However, the interpretation of the structures has always been controversial, and it is still hotly debated among scientists searching for Earth’s earliest evidence for life. Specimens from the site apparently displayed branching structures that some researchers said were inconsistent with life, while others dismissed such branching as artifacts from photo software.Analysis of the structures themselves suggested they were carbon-based, and therefore associated with the organic chemistry of life, but some contended they were a type of carbon known as graphite, while others said they were kerogen, a mixture of organic compounds.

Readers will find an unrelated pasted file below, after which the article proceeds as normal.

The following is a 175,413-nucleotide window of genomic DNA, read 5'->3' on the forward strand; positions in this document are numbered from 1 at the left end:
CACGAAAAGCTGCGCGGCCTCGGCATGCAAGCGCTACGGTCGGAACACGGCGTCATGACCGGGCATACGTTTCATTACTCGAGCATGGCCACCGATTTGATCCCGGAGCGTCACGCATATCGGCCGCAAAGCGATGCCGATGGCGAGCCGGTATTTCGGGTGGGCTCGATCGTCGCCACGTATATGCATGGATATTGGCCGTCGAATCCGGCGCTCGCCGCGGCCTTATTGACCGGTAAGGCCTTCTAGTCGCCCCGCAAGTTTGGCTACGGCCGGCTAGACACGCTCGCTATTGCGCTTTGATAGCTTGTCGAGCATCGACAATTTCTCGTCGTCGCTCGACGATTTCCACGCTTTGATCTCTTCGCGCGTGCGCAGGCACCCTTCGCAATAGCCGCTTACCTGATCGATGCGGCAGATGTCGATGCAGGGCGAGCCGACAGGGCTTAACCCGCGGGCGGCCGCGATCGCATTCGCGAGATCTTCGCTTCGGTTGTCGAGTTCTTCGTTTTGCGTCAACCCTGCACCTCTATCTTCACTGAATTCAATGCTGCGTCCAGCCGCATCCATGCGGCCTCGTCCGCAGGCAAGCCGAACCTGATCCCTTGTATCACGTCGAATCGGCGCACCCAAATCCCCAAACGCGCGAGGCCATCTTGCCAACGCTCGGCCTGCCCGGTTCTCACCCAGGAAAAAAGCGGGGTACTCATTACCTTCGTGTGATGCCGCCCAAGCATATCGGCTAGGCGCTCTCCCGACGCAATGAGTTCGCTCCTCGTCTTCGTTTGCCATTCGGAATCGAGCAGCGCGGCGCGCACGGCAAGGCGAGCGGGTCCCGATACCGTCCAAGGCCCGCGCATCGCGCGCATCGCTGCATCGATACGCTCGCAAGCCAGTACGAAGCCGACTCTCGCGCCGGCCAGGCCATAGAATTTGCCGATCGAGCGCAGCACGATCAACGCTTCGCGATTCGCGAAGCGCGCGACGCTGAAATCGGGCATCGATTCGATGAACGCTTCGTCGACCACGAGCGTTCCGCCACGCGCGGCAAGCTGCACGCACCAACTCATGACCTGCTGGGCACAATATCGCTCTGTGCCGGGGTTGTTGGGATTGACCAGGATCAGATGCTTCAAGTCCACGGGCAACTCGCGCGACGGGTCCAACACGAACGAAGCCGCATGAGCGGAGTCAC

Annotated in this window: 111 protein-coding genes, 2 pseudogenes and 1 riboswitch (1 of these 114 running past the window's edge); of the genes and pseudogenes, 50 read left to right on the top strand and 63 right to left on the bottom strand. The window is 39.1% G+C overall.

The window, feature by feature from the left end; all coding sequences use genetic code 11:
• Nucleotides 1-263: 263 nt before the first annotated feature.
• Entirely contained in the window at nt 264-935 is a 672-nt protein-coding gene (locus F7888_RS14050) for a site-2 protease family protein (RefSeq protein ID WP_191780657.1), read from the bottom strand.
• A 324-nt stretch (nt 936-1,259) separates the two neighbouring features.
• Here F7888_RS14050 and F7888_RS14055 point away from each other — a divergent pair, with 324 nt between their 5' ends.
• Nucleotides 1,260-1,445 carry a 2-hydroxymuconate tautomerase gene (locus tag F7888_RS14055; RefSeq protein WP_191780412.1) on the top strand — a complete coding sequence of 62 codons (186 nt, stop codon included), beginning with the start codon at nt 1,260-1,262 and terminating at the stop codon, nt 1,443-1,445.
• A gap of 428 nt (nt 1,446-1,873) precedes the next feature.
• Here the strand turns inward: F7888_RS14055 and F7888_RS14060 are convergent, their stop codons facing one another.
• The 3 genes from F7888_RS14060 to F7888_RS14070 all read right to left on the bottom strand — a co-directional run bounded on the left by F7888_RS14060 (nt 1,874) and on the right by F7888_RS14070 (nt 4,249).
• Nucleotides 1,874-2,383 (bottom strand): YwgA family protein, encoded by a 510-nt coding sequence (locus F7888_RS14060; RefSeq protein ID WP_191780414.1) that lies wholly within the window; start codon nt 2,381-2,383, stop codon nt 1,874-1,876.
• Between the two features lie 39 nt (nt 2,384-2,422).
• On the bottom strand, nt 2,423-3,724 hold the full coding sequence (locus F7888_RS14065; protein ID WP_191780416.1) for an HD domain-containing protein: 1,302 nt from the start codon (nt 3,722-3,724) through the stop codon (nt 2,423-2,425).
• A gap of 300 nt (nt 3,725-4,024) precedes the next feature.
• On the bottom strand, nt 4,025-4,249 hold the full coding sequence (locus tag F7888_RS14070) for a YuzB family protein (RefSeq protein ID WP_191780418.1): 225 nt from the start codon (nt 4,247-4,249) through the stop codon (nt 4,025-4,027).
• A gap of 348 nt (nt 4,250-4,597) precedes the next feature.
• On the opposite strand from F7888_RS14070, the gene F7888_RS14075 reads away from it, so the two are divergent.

Now University of Kansas geospectroscopist Craig Marshall and his colleagues have taken another look at the Apex Chert structures and determined they might not be carbon-based after all. Instead, they seem to just be a series of fractures filled with crystals.
“It’s one of those funny moments in science when you go out to do one thing and it completely flips 180 on you,” Marshall said.
– – Charles Q. Choi (Study of ancient fossils asks, ‘Is it really life?’: Many structures aren’t microbes, but mineral formations, researchers claim, 3/25/2011)
Happens in every field, actually.
The obvious result is that eliminating some of the very oldest proposed life forms narrows the window for the Holy Grail, a purely accidental origin of life, to appear.
Eventually, numbers catch up with people.
You didn’t read that in the story, so I didn’t quote it.